First, there’s this litte eye-nugget to inspire the creativity within anyone giving gifts this holiday season:
How Do You Get Things Done?
Do them. I had 36 mails piled up in my inbox, after having “inbox zero” for a while, and how did I get it cleared out? I sat still for 20 minutes and responded to everyone.
What’s on your plate to do that you’re putting off? Can you give it 20 minutes of attention?
Well put. I also love the “Fifteen Minute Rule,” the source of which I don’t recall… Oh! Oh! It was Fly Lady! Anyway, in one of her posts she talks about Decluttering 15 minutes a day, which basically is a tactic to tackle any one messy area for 15 minutes a day, because you can handle 15 minutes of anything, it doesn’t throw off your whole day, it’s palatable to the easily overwhelmed mind, and who knows, you may end up going 20 or 30 minutes some days without realizing it, and before you know it, you’ve accomplished this really big task!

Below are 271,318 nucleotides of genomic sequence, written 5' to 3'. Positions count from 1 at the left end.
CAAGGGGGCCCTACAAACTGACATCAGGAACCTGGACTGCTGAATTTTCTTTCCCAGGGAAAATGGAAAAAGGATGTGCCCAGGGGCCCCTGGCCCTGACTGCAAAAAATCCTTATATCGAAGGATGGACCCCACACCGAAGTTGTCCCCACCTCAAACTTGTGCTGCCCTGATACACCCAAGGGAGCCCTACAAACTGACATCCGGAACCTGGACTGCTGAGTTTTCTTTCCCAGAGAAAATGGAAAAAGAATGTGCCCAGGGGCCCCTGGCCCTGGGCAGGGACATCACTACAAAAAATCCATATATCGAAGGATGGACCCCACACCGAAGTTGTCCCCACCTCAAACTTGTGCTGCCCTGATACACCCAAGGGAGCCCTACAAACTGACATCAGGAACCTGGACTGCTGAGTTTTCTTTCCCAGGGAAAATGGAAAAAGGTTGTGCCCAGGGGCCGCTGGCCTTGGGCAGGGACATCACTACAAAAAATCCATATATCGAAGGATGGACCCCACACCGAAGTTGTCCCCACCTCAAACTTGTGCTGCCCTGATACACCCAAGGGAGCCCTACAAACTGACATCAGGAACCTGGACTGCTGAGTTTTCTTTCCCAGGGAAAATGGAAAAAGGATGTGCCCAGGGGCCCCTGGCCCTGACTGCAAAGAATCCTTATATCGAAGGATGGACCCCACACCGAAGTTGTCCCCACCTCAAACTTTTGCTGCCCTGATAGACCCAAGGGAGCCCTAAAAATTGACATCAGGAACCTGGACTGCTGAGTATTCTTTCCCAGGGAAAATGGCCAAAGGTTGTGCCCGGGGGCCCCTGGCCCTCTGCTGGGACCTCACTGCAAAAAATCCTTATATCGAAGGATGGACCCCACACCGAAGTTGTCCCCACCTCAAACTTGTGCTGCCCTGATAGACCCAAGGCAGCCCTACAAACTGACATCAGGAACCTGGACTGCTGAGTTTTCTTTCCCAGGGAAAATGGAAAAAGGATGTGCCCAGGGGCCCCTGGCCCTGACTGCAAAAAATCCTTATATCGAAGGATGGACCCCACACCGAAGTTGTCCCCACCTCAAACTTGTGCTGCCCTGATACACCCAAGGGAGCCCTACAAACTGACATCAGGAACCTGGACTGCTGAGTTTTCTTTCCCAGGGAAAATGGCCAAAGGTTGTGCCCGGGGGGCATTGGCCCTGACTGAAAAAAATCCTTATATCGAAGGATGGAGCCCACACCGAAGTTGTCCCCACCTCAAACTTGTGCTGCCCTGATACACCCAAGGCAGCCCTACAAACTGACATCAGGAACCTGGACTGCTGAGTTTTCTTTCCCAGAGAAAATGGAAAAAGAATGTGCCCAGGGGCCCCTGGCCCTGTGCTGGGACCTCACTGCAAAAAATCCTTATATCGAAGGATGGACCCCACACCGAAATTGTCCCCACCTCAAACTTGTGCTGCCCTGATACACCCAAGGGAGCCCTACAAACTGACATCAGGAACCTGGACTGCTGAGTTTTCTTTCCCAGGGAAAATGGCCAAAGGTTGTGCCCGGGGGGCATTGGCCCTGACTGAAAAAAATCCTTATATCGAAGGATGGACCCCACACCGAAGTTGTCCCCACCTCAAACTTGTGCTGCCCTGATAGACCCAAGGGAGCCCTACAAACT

Another great thing I’ve taken from Gretchen Rubin’s The Happiness Project, which I am currently in the midst of reading, is the One Minute Rule she instituted for herself, wherein if something took less than one minute, she always did it instead of putting it off. Great examples are putting clothes in the hamper instead of on the floor, or washing a dish instead of leaving it for later, or putting the remote back where it goes instead of on a random perch on your way out of the room.
I like these things because they break up things that somehow roll into insurmountable projects in our heads that build up avoidance mechanisms, instead of facing them head-on and seeing how easy it can be to live a simpler, or cleaner, or more efficient life.
This all being said, it’s 10pm and I’m going to delve back into Gretchen’s book and see if I can’t read some more! Because, as Stephen King said:
“If you don’t have time to read, you don’t have the time (or the tools) to write. Simple as that.”
“If you want to be a writer, you must do two things above all others: read a lot and write a lot.”